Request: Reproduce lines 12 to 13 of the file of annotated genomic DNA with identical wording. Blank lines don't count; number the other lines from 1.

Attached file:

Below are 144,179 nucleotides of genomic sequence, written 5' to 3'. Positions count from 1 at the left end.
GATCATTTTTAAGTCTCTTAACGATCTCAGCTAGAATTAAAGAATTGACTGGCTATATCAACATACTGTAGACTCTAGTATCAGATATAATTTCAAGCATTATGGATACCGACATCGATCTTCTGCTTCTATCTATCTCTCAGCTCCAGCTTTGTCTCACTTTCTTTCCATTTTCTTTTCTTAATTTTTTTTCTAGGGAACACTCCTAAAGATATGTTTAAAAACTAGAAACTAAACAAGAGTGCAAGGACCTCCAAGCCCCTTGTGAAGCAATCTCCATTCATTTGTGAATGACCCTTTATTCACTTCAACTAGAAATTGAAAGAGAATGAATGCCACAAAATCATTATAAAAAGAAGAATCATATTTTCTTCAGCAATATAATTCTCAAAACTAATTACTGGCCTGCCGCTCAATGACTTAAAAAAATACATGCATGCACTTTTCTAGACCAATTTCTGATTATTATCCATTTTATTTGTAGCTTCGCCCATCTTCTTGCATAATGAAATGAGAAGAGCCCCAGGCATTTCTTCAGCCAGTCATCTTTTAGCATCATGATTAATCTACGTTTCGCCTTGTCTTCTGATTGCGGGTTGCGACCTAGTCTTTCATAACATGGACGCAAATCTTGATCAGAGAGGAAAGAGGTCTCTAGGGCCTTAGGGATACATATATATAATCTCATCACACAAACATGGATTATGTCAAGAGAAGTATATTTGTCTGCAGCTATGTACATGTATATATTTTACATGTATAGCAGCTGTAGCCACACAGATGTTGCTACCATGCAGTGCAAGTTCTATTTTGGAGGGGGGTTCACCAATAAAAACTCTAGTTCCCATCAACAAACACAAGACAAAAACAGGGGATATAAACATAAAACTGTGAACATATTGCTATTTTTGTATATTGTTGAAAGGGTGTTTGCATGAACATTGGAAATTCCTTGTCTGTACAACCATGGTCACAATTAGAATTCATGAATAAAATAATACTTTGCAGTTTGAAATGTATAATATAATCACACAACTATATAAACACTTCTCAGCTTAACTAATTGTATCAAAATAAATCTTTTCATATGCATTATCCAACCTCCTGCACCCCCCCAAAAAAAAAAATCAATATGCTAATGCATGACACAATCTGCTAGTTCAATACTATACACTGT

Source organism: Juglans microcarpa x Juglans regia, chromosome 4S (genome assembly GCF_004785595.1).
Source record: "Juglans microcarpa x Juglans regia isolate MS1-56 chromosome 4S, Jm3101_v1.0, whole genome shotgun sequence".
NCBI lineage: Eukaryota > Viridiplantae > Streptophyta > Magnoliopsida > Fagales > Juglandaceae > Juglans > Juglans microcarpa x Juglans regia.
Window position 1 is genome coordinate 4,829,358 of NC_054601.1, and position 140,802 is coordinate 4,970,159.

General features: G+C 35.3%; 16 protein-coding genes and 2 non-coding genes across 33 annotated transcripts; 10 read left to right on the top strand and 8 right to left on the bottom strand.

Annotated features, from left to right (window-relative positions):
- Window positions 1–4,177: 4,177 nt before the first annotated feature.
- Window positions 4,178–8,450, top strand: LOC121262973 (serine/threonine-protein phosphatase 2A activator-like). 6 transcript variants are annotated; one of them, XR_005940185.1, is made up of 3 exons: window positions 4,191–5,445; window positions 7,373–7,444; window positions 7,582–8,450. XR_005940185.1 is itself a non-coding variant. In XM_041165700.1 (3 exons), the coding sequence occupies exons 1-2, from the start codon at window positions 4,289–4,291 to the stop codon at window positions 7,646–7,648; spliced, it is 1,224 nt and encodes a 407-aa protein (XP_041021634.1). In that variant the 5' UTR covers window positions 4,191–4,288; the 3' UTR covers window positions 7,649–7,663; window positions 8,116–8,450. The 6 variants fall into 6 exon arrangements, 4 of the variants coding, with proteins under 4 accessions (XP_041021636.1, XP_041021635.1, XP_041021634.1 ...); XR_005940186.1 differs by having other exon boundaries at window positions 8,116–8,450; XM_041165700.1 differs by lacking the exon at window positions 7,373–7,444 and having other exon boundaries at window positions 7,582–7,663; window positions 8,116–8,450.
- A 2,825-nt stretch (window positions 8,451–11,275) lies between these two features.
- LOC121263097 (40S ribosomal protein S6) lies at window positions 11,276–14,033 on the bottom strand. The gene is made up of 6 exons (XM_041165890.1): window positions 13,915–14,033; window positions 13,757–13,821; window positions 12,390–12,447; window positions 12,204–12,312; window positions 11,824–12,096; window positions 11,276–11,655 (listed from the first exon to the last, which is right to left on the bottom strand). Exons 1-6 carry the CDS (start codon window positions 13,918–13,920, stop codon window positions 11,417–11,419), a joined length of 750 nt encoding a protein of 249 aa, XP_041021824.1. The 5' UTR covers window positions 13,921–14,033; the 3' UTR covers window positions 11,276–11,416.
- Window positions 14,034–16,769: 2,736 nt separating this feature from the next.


- LOC121263097 (40S ribosomal protein S6) lies at window positions 11,276–14,033 on the bottom strand. The gene is made up of 6 exons (XM_041165890.1): window positions 13,915–14,033; window positions 13,757–13,821; window positions 12,390–12,447; window positions 12,204–12,312; window positions 11,824–12,096; window positions 11,276–11,655 (listed from the first exon to the last, which is right to left on the bottom strand). Exons 1-6 carry the CDS (start codon window positions 13,918–13,920, stop codon window positions 11,417–11,419), a joined length of 750 nt encoding a protein of 249 aa, XP_041021824.1. The 5' UTR covers window positions 13,921–14,033; the 3' UTR covers window positions 11,276–11,416.
- Window positions 14,034–16,769: 2,736 nt separating this feature from the next.